The licensing of intellectual property (IP) is growing dramatically. A distinguishing feature of licensing versus standard sales is that license contracts often involve self-reporting; the licensor relies on the licensee to report the royalties owed. This study examines self-reporting licensing contracts using a game-theoretic approach to royalty compliance. A licensee's accounting system generates a potentially inaccurate royalty report provided to the licensor. This self-reporting gives rise to demand for auditing by the licensor. We characterize the optimal royalty contract, accounting system choice by the licensee, and audit strategy choice by the licensor. We find that self-reporting either (a) limits the licensee's rents, but lowers social welfare, or (b) enhances social welfare by facilitating use of the IP by the low-cost licensee instead of the high-cost licensor. As accounting system costs decrease or the gains from outsourcing increase, variable royalties based on self-reporting become even more desirable.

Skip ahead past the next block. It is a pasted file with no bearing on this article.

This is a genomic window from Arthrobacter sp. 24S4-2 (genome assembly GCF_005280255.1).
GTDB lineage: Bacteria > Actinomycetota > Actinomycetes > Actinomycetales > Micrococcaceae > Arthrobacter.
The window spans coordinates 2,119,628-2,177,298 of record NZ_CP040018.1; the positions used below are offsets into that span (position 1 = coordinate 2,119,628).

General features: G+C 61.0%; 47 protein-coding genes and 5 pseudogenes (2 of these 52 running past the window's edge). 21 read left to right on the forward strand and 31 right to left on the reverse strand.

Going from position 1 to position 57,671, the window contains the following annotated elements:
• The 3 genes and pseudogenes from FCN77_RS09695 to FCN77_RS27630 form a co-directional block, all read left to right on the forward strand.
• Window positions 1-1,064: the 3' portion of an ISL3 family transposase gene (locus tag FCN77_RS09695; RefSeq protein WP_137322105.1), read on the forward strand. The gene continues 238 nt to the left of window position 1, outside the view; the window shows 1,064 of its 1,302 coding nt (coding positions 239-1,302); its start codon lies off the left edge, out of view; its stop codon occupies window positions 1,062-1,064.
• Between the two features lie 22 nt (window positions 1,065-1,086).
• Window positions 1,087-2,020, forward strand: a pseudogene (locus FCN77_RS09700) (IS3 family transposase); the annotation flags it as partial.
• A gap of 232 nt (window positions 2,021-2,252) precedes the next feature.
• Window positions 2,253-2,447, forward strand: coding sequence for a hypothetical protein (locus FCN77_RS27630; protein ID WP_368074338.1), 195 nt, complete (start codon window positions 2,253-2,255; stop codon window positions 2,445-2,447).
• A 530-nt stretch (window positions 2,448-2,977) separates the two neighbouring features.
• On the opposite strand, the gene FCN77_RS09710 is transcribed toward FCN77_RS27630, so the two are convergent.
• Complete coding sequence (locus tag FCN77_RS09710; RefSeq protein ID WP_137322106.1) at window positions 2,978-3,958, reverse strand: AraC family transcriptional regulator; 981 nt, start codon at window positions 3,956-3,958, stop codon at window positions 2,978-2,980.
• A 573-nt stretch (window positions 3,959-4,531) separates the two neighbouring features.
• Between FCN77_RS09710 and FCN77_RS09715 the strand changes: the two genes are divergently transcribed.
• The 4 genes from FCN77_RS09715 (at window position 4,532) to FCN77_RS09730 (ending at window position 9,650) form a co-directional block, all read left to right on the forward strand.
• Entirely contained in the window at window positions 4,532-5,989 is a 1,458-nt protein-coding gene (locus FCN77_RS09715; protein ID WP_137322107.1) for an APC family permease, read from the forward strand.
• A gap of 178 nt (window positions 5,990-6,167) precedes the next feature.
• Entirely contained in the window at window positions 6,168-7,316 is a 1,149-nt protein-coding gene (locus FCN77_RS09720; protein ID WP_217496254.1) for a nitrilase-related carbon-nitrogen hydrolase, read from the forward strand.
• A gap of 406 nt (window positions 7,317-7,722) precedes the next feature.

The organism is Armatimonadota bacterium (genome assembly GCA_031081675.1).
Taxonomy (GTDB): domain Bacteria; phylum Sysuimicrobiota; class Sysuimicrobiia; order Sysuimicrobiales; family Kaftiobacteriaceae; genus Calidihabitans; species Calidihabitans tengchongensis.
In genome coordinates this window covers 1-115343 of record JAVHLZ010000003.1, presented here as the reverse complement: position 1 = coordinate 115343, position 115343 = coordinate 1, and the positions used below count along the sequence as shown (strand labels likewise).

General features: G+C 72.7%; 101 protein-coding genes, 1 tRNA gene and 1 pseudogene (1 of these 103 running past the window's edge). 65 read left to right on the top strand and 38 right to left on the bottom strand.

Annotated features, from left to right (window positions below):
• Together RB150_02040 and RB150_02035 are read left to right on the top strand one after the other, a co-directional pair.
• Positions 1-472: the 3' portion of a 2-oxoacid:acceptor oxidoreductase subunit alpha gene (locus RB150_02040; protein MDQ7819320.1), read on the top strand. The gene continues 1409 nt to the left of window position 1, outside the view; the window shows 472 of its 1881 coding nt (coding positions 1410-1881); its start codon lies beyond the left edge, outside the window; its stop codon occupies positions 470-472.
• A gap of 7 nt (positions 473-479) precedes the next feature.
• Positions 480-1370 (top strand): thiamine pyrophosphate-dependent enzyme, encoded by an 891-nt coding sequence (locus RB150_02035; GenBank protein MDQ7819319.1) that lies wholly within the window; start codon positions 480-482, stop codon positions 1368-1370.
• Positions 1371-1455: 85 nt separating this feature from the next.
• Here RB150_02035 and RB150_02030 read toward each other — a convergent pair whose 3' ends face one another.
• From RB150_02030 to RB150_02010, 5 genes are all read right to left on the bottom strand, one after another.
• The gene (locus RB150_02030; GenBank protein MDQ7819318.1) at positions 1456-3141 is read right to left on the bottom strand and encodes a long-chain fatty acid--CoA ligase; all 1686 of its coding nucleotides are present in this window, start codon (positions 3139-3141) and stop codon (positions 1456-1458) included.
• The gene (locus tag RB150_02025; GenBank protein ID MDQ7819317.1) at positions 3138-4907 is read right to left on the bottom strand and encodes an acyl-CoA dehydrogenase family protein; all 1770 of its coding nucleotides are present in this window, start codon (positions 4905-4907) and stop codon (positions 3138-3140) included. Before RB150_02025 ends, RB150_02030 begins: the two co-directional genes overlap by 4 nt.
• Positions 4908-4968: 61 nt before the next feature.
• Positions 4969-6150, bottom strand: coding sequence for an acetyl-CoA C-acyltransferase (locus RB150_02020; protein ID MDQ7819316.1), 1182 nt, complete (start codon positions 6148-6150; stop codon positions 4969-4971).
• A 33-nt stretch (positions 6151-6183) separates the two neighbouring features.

- Contract compliance
- Strategic auditing
ASJC Scopus subject areas
- Economics, Econometrics and Finance (miscellaneous)